Sharp dressed man: ZZ Top's Billy Gibbons finds long-lost suit via 'Pawn Stars' episode
ZZ Top fans who watch the History Channel TV show “Pawn Stars” got a special surprise near the end of the program's first episode of 2021 last week when the legendary Texas band’s guitarist, Billy Gibbons, made a guest appearance involving a pricey suit he had lost more than 40 years ago.
“My dad’s had it laying around the house forever,” says a woman who brought a rhinestone-studded orange suit into the program’s Las Vegas pawn shop for a segment that premiered on Jan. 4. “My dad told me it was ZZ Top’s,” added the woman, identified simply as Dani on the program.
"Pawn Stars" host Rick Harrison quickly appeared at the counter to check out the suit, which he immediately recognized as the work of Nudie Cohn. Born Nuta Kotlyarenko in the Ukraine in 1902, Cohn immigrated to America as a child and opened Nudie’s Rodeo Tailors in Los Angeles with his wife, Bobbie Kruger, in the 1940s.
Their flamboyantly embroidered suits quickly became hot commodities among country music stars including Roy Rogers, Porter Wagoner and Hank Williams. When Elvis Presley wore a Cohn-designed gold-lamé suit on a 1959 album cover, Cohn’s fashions began to attract rock musicians as well. Legendary country-rocker Gram Parsons became well-known for wearing them in the 1960s (including on the cover of the Flying Burrito Brothers’ album “The Gilded Palace of Sin”).
Gibbons and ZZ Top’s Dusty Hill sported “Nudie suits” (as they became known) on the cover of their 1975 album “Fandango.” And the “Pawn Stars” clip shows Gibbons performing onstage wearing the very suit that was brought into the pawn shop.
Midway through the six-minute TV segment, Harrison makes a call, and suddenly Gibbons walks through the store’s door. “We became clients with Nudie in 1972,” he explains. “What you have laid before me brings back a lot of memories.”
Gibbons then recounts how he lost the suit in 1974. “I inadvertently misplaced it — left it on an airplane,” he says. “By the time I realized it was MIA, I called the airline and the cleaning crew had gone in. So I completely thought this had vaporized.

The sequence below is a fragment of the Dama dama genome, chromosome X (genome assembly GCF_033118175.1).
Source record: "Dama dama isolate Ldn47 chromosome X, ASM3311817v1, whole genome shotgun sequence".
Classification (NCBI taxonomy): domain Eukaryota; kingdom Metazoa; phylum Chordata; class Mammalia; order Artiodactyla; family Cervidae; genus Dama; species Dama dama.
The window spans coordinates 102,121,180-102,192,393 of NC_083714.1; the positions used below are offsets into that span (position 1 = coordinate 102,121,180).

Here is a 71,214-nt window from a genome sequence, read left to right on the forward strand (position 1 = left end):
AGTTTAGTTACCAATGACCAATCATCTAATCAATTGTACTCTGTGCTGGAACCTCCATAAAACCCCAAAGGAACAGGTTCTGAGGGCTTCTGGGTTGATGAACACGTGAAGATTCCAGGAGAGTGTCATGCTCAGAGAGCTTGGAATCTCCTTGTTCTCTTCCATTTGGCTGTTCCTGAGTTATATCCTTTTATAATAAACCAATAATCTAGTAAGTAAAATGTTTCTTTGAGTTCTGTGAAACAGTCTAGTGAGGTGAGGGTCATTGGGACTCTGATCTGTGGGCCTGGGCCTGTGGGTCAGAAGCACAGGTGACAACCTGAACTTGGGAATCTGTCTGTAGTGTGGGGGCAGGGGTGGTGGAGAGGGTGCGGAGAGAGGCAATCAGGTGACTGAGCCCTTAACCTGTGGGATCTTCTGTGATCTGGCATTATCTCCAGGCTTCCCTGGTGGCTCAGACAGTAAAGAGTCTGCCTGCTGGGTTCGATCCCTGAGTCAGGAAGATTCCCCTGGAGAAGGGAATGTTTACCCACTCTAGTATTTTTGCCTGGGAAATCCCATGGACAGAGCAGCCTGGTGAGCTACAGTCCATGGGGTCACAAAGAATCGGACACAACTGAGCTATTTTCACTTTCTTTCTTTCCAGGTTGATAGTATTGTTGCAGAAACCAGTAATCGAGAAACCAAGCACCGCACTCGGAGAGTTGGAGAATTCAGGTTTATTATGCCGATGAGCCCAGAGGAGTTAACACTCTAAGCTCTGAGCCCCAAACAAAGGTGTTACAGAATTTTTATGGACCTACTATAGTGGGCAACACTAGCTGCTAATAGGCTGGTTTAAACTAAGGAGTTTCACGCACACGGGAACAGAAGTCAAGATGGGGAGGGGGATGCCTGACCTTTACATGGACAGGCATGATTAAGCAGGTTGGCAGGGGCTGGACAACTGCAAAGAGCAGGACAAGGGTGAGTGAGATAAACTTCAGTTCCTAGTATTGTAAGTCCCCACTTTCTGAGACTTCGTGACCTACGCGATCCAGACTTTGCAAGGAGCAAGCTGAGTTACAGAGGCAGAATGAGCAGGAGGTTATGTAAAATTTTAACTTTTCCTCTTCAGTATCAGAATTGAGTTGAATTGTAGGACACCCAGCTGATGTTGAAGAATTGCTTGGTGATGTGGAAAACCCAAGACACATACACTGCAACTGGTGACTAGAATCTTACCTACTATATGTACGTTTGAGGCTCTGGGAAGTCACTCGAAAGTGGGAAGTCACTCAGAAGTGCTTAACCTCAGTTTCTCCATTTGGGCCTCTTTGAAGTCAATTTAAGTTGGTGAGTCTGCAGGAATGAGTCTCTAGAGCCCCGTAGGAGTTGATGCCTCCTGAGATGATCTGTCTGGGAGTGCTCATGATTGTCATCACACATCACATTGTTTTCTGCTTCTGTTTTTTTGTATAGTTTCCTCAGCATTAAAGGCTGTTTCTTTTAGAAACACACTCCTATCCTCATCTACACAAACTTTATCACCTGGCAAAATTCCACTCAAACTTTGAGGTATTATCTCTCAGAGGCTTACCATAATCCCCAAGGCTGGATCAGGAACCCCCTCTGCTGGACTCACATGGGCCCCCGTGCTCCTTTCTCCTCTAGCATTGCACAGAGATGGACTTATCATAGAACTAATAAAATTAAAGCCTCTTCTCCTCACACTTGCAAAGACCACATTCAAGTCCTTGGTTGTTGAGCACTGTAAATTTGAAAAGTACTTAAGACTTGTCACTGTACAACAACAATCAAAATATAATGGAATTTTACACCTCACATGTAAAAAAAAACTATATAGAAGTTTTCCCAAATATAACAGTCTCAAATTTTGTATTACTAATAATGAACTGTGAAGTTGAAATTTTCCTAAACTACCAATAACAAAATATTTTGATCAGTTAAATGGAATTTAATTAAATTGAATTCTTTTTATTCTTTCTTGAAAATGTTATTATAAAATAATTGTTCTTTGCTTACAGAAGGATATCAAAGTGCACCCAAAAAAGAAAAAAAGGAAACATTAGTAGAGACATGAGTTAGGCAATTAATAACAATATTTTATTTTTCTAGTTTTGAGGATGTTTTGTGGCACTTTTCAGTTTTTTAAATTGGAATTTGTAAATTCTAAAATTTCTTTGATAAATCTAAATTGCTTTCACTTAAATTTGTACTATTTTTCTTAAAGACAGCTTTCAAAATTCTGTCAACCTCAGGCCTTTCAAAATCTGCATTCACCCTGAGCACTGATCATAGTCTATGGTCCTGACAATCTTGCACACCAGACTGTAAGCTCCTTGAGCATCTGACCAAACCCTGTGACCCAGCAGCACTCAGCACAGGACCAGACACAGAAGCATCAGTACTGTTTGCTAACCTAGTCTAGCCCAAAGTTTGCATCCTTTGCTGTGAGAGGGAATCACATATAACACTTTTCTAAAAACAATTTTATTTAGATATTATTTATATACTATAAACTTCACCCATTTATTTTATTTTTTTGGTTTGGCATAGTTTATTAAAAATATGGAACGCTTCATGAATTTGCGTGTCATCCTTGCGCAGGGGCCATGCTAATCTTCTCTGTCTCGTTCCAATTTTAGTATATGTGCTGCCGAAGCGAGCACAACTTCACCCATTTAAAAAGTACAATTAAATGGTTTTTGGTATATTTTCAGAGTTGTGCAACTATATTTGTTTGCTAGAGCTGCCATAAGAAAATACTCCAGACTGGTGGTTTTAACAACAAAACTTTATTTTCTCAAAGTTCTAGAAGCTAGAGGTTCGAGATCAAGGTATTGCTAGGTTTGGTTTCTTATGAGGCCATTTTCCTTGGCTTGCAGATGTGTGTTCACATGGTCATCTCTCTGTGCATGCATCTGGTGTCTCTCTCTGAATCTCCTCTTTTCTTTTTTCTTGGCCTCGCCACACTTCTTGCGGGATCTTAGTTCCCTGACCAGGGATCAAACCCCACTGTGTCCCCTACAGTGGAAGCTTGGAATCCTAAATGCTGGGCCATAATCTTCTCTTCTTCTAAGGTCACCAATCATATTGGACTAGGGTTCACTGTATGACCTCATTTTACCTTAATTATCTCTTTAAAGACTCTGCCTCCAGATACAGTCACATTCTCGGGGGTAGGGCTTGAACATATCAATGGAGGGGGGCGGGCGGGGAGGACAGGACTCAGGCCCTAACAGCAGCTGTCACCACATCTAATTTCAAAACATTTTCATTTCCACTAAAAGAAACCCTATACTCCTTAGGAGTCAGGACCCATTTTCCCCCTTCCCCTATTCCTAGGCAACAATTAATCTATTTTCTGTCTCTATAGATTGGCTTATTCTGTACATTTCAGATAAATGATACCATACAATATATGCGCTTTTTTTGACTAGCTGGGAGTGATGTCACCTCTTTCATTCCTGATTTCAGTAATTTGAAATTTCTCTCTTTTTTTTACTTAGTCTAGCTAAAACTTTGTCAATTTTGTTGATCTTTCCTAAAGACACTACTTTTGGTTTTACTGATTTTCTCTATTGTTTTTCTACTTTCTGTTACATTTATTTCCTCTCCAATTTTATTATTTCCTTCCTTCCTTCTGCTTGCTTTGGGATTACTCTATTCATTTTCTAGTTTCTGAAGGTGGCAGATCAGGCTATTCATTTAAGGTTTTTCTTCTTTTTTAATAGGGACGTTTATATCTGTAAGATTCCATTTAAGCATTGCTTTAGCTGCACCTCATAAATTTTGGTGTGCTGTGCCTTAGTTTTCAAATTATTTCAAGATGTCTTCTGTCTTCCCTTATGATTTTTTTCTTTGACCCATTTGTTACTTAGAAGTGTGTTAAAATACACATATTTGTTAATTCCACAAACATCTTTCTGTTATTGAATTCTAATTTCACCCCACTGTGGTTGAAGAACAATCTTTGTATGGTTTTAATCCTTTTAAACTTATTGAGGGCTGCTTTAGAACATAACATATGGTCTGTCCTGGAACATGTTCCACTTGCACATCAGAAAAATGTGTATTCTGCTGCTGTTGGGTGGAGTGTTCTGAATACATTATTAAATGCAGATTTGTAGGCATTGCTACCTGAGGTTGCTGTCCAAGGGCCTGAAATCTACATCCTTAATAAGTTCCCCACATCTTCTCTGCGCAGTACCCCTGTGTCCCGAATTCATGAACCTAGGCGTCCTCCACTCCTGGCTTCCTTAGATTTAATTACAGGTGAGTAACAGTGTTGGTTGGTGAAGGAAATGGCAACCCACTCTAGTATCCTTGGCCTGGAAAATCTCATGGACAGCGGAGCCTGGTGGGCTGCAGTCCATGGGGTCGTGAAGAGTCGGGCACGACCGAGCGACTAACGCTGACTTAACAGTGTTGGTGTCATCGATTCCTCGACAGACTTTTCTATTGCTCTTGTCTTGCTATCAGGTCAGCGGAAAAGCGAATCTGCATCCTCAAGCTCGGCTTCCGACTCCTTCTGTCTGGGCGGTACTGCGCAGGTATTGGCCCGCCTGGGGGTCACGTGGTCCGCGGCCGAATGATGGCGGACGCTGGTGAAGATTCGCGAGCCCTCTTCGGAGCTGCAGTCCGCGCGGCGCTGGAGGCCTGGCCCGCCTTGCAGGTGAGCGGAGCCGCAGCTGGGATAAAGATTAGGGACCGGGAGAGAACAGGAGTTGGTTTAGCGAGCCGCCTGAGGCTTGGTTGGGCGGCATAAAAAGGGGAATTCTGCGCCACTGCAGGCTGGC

“And,” he adds with a laugh, “it still looks like it might fit.”
After some discussion about what the suit could be worth — Gibbons suggests perhaps twice the $25,000 its current owner had suspected — Harrison asks Gibbons if he wants to buy the suit back.
“Well, I don’t want to see it walk out the door,” he replies. “If we could make a deal, the Antone’s blues museum down in Austin, Texas, would graciously accept this for one of their displays.”
Here’s where Austin viewers might be wondering: Wait, there’s an Antone’s blues museum?
We checked in with Will Bridges, co-owner of the legendary Antone’s nightclub in downtown Austin. It turns out that museum is an in-process project of the Clifford Antone Foundation, a nonprofit associated with the venue “dedicated to preserving our music culture and community by caring for our elders and investing in our youth,” per its website.
Initial plans were for the “micro-museum,” as Bridges called it, to open in the club’s upstairs event space last summer, before the coronavirus pandemic intervened. “We’re definitely still doing it, the timeline is just uncertain due to COVID,” Bridges said.
Gibbons began playing a regular year-end "Jungle Show" at Antone's a few years ago. This year's version was a New Year's Eve livestreamed event.
» MORE PHOTOS: Billy Gibbons "Jungle Show" at Antone's in December 2018
Meanwhile, back at the pawn shop, the “Pawn Stars” story has a happy ending. Gibbons and Harrison agreed to pay the woman $40,000 for the suit, splitting the cost between them. “We’ll get you paid,” Harrison tells her, “and then we’ll donate it. Then we’ll get the tax deduction, so it won’t cost me as much money.”
As they walk away from the counter and toward the front of the store, they forget to pick up the suit for a moment. Harrison quickly goes back to grab it. “You know, I did leave this on an airplane once,” Gibbons cracks. “I don’t think we want to leave it twice!”
“Pawn Stars” airs at 8 p.m. central time on the History Channel. The segment with Gibbons is pulled out into its own clip that’s now viewable on YouTube. A week after it was posted, it had been viewed nearly 400,000 times.
Peter Blackstock writes about music for the Austin American-Statesman. He can be reached at firstname.lastname@example.org.